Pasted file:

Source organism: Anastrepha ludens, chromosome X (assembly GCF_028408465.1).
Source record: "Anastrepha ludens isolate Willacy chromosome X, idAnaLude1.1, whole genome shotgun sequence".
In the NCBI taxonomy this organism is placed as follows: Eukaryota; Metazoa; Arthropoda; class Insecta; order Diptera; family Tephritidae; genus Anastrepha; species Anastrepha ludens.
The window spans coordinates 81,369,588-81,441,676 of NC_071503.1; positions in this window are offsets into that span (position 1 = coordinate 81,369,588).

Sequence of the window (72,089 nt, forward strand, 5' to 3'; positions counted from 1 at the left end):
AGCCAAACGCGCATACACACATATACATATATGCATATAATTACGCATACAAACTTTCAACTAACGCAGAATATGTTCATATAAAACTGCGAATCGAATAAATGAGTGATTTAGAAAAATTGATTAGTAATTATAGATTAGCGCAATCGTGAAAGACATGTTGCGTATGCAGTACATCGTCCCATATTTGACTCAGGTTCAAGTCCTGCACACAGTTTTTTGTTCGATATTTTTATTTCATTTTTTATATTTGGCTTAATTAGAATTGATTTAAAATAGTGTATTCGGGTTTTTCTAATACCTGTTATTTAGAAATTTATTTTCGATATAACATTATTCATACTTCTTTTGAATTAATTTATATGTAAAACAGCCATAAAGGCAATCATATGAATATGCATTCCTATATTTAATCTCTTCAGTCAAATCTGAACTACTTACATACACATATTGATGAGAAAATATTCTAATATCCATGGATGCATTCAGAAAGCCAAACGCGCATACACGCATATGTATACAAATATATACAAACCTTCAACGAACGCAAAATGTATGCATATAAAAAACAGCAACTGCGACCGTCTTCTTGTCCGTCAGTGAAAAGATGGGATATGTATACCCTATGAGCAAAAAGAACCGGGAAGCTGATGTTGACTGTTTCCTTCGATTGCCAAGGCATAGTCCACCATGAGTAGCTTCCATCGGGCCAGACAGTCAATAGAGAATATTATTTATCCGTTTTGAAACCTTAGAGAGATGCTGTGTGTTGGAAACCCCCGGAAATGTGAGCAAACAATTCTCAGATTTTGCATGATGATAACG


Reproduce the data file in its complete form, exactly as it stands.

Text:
Source organism: Anastrepha ludens, chromosome X (assembly GCF_028408465.1).
Source record: "Anastrepha ludens isolate Willacy chromosome X, idAnaLude1.1, whole genome shotgun sequence".
In the NCBI taxonomy this organism is placed as follows: Eukaryota; Metazoa; Arthropoda; class Insecta; order Diptera; family Tephritidae; genus Anastrepha; species Anastrepha ludens.
The window spans coordinates 81,369,588-81,441,676 of NC_071503.1; positions in this window are offsets into that span (position 1 = coordinate 81,369,588).

Sequence of the window (72,089 nt, forward strand, 5' to 3'; positions counted from 1 at the left end):
AGCCAAACGCGCATACACACATATACATATATGCATATAATTACGCATACAAACTTTCAACTAACGCAGAATATGTTCATATAAAACTGCGAATCGAATAAATGAGTGATTTAGAAAAATTGATTAGTAATTATAGATTAGCGCAATCGTGAAAGACATGTTGCGTATGCAGTACATCGTCCCATATTTGACTCAGGTTCAAGTCCTGCACACAGTTTTTTGTTCGATATTTTTATTTCATTTTTTATATTTGGCTTAATTAGAATTGATTTAAAATAGTGTATTCGGGTTTTTCTAATACCTGTTATTTAGAAATTTATTTTCGATATAACATTATTCATACTTCTTTTGAATTAATTTATATGTAAAACAGCCATAAAGGCAATCATATGAATATGCATTCCTATATTTAATCTCTTCAGTCAAATCTGAACTACTTACATACACATATTGATGAGAAAATATTCTAATATCCATGGATGCATTCAGAAAGCCAAACGCGCATACACGCATATGTATACAAATATATACAAACCTTCAACGAACGCAAAATGTATGCATATAAAAAACAGCAACTGCGACCGTCTTCTTGTCCGTCAGTGAAAAGATGGGATATGTATACCCTATGAGCAAAAAGAACCGGGAAGCTGATGTTGACTGTTTCCTTCGATTGCCAAGGCATAGTCCACCATGAGTAGCTTCCATCGGGCCAGACAGTCAATAGAGAATATTATTTATCCGTTTTGAAACCTTAGAGAGATGCTGTGTGTTGGAAACCCCCGGAAATGTGAGCAAACAATTCTCAGATTTTGCATGATGATAACG